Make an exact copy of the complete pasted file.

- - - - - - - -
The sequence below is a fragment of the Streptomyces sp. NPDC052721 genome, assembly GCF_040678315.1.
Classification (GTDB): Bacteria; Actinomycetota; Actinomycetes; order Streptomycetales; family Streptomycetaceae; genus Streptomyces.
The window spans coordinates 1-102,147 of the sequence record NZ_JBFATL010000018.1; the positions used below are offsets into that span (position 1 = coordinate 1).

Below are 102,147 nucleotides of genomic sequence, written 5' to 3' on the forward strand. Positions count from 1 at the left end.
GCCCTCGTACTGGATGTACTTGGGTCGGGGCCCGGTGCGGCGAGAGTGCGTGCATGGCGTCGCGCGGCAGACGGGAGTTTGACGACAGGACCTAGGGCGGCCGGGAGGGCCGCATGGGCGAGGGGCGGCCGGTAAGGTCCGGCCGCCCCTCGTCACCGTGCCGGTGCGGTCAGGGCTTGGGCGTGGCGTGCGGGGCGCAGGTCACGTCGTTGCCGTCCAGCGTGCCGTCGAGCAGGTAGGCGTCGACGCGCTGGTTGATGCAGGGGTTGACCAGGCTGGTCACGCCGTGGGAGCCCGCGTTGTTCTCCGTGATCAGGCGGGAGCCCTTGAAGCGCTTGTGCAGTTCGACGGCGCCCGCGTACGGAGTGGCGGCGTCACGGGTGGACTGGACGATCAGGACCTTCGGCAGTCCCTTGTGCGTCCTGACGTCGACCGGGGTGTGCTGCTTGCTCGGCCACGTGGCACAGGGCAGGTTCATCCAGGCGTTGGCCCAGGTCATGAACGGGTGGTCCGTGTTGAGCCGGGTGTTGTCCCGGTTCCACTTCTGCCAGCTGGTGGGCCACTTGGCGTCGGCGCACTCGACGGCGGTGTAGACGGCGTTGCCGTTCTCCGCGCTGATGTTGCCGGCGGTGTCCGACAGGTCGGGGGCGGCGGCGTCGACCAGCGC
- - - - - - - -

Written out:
The sequence below is a fragment of the Streptomyces sp. NPDC052721 genome, assembly GCF_040678315.1.
Classification (GTDB): Bacteria; Actinomycetota; Actinomycetes; order Streptomycetales; family Streptomycetaceae; genus Streptomyces.
The window spans coordinates 1-102,147 of the sequence record NZ_JBFATL010000018.1; the positions used below are offsets into that span (position 1 = coordinate 1).

Below are 102,147 nucleotides of genomic sequence, written 5' to 3' on the forward strand. Positions count from 1 at the left end.
GCCCTCGTACTGGATGTACTTGGGTCGGGGCCCGGTGCGGCGAGAGTGCGTGCATGGCGTCGCGCGGCAGACGGGAGTTTGACGACAGGACCTAGGGCGGCCGGGAGGGCCGCATGGGCGAGGGGCGGCCGGTAAGGTCCGGCCGCCCCTCGTCACCGTGCCGGTGCGGTCAGGGCTTGGGCGTGGCGTGCGGGGCGCAGGTCACGTCGTTGCCGTCCAGCGTGCCGTCGAGCAGGTAGGCGTCGACGCGCTGGTTGATGCAGGGGTTGACCAGGCTGGTCACGCCGTGGGAGCCCGCGTTGTTCTCCGTGATCAGGCGGGAGCCCTTGAAGCGCTTGTGCAGTTCGACGGCGCCCGCGTACGGAGTGGCGGCGTCACGGGTGGACTGGACGATCAGGACCTTCGGCAGTCCCTTGTGCGTCCTGACGTCGACCGGGGTGTGCTGCTTGCTCGGCCACGTGGCACAGGGCAGGTTCATCCAGGCGTTGGCCCAGGTCATGAACGGGTGGTCCGTGTTGAGCCGGGTGTTGTCCCGGTTCCACTTCTGCCAGCTGGTGGGCCACTTGGCGTCGGCGCACTCGACGGCGGTGTAGACGGCGTTGCCGTTCTCCGCGCTGATGTTGCCGGCGGTGTCCGACAGGTCGGGGGCGGCGGCGTCGACCAGCGC